Former EIT student Paul Smith believes he is able to help others now that he has helped himself by losing weight. Photo / Supplied
Losing a substantial amount of weight has been integral to former EIT student Paul Smith moving forward in life and helping others as well.
At the height of his own “food addiction”, Paul was told by his doctor to take drastic action and make life changes or risk dying prematurely.
Fast forward a few years and that initial blunt advice has helped Paul, (Rakai Paaka-Ngāti Kahungunu), not only maintain a 60kg weight loss, but also complete the NZ Diploma in Health and Wellbeing (Applied Practice) [Level 5] at EIT’s Tairāwhiti Campus. He is due to graduate later this year.
Paul, who has been working with Huringa Pai Charitable Trust for the last year, sees his role as supporting and helping his community achieve physical and mental wellness. The organization is managed by the same person who supported him towards wellbeing, Dr Willem Jordaan.
Paul, 53, spent years working in New Zealand and Australia, but has now found his calling in the social services sector through Huringa Pai. This came about as a direct result of conquering his own food addiction and joining Ngāti Porou Hauora as a kaiāwhina for the Puhi Kaiti community clinic.
However, it was while doing contract work on Christmas Island, off Western Australia, that he realized the severity of his obesity and how it was affecting him. Being away from family further complicated his ability to keep control of his erratic relationship with food. All this was compounded by basic healthcare and no moral support in the isolated location.
“I was morbidly obese and starting to really suffer the effects. I completed my contract and came home. I knew I wasn’t well and could feel my body rebelling. I saw Dr Jordaan as a patient, and he said: ‘Mate, if you don’t lose the weight, you’re going to be dead within 10 years. ‘ That was a shock. “
It was also true, because the next few months were spent in and out of hospital with obesity-related ailments. Paul’s wife, Theresa, encouraged him to stop working altogether to focus on regaining his health. It was not just about losing the weight but rediscovering himself.
With the support of a kaiāwhina appointed by Dr Jordaan, Paul started exercising regularly and, with the initial help of a nutritionist, began a healthy eating regime. He had to lose 30kg on his own before being eligible for bariatric surgery. At his heaviest, Paul was 181kg, at his lowest 108kg.
“For the last few years I have maintained a very healthy 121kg, which is fine for someone with my big frame because I run, walk or swim on a daily basis. My uncontrolled compulsions with food are a thing of the past.”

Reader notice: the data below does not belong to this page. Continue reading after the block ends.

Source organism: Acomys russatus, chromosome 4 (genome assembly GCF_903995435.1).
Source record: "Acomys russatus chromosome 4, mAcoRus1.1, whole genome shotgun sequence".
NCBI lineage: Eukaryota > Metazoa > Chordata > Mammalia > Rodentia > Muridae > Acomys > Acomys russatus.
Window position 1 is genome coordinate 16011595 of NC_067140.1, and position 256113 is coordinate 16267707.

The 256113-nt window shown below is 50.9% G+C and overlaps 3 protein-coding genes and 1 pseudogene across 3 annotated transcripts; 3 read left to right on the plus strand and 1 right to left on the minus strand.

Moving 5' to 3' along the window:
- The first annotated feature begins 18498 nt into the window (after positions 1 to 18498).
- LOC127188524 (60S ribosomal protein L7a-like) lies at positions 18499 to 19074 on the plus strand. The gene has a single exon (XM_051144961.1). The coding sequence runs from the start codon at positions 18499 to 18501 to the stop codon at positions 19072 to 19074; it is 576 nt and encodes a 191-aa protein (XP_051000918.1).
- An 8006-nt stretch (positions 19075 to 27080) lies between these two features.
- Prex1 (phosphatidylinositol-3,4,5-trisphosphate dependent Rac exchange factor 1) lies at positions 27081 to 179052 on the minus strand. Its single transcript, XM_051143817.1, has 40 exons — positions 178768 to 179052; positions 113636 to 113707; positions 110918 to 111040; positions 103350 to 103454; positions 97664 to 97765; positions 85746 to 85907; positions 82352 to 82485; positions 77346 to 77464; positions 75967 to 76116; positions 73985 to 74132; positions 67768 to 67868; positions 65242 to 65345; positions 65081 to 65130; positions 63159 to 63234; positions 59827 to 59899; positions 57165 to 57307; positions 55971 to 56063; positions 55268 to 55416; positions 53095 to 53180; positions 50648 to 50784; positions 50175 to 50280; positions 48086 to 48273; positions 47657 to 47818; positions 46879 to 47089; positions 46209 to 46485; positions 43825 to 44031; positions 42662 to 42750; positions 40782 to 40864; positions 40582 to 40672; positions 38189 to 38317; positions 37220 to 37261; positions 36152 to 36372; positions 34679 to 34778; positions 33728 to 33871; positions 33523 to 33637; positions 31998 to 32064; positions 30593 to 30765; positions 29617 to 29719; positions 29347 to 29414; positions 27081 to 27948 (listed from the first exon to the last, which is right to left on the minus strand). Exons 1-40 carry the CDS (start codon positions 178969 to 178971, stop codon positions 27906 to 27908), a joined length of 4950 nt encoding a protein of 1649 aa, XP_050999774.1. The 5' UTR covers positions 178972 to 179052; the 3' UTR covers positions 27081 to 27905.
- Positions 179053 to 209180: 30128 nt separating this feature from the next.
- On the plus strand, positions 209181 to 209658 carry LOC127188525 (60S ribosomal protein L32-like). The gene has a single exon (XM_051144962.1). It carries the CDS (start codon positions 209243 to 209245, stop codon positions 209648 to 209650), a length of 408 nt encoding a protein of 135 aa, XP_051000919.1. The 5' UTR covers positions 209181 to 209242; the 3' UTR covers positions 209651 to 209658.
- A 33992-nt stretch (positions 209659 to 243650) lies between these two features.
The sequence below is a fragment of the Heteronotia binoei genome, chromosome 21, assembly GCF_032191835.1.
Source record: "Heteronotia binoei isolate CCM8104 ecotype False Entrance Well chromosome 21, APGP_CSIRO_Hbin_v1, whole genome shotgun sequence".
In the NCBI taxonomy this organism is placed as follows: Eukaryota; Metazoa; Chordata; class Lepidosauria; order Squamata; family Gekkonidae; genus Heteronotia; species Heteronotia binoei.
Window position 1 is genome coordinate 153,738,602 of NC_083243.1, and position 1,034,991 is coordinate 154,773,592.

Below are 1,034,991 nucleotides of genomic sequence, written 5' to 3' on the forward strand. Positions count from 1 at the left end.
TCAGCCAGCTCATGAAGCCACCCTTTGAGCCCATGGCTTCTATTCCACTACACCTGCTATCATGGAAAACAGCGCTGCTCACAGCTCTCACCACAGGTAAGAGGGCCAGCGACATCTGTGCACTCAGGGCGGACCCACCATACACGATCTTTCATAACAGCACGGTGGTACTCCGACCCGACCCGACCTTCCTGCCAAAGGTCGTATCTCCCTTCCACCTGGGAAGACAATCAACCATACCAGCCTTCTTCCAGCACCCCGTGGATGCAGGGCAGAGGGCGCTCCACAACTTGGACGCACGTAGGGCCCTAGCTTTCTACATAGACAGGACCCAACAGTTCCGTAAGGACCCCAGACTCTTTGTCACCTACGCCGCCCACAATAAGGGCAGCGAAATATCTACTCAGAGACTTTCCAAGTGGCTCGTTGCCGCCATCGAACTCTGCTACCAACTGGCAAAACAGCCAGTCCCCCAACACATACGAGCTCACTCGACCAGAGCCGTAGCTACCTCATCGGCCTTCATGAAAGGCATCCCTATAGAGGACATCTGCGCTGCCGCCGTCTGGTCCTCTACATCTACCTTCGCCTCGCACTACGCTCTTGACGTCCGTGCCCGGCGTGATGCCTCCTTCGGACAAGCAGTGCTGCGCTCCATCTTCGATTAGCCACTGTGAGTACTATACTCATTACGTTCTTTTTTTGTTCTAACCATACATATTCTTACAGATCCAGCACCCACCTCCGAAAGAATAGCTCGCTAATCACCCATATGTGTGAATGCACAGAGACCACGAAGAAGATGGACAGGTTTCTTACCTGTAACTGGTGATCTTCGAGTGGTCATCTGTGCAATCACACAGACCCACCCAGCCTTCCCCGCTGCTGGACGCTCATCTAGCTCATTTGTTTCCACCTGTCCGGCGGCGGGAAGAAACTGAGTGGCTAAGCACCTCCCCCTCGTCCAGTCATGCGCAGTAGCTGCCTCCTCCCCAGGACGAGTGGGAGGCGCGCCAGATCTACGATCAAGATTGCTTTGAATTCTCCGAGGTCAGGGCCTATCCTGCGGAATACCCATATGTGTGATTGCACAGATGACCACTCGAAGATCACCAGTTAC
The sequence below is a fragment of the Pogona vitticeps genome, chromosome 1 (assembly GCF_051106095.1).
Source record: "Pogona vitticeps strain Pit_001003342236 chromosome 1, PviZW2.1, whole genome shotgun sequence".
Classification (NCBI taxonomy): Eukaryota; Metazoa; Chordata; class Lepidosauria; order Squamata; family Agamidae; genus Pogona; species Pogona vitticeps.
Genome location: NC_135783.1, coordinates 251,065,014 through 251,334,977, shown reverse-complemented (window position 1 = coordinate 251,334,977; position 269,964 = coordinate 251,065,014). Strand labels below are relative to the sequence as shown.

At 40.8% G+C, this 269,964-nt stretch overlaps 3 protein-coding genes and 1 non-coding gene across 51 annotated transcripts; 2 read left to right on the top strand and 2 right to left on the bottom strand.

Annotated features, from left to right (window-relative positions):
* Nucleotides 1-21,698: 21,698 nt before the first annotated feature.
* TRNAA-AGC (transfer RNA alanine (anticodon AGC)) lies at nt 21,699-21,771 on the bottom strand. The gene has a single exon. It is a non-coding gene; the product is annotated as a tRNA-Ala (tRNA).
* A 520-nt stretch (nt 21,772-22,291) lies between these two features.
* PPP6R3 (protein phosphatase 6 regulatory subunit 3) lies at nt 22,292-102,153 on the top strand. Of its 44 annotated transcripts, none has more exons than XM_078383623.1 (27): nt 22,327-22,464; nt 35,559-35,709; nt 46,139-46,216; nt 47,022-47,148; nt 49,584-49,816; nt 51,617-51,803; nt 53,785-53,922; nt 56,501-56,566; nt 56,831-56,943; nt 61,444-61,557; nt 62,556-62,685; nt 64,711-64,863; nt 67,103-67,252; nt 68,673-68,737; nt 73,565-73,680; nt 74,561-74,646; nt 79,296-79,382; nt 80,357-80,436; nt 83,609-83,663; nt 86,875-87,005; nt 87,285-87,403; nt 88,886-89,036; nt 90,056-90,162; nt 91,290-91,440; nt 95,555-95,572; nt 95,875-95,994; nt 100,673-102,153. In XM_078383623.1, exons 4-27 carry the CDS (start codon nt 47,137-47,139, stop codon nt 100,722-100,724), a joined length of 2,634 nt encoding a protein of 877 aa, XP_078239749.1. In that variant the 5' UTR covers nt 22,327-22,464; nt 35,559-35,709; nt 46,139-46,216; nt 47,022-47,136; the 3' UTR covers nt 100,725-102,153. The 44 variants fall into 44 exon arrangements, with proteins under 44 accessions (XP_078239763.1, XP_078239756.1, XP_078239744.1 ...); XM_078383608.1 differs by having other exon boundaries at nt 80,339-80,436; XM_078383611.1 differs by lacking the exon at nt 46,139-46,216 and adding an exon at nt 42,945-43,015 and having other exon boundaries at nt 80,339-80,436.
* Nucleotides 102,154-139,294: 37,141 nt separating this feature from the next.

Paul no longer carries a heavy burden and is now nimble and light enough (physically and emotionally) to focus on helping his community to heal and in many cases, traverse the rocky path he has been down.
He enrolled in the NZ Certificate in Health and Wellbeing (Advanced Care and Support) [Level 4] in 2020. It was not easy, having been out of formal education for many years and mostly doing physical work.
“When I started, I had to get my head around the whole returning to study vibe. It was hard, but the way the program was set up was perfect for me, because I could engage in the learning as well as continue to work. “
Covid-19 was an additional challenge for both study and work.
“A lot of my clients are older people, so I would try to assist them as much as possible. Being an essential worker during the lockdown meant I was often more accessible than their own families.”
Paul says his role is now focussed on working with patients referred to him by Dr Jordaan. Together they come up with achievable goals, including a diet plan.
“My role is to support people to achieve their goals. I can walk alongside them and show them how to do it because I struggled with the same issues they face. My experiences give me a little bit of credibility which I don’t take for granted. “
Claudia Maaka, Paul’s lecturer in the Mental Health and Addiction program at EIT, says: “Paul was a strong-minded student with a huge passion and love for helping whānau in the community of Te Tairāwhiti.”
“Paul used his life experiences to help build understanding and perspective about Mental Health. As a student he would always ask when he was unsure about anything and always sought clarity which is an important skill to have when working in the sector.”
The Head of the School of Health and Sport Science at EIT, Ondene van Dulm, says: “Paul exemplifies the chief aim of EIT’s Mental Health programs in our region, as he has paired his own life experience and incredibly strong motivation with new knowledge and skills, in order to help others in his community. “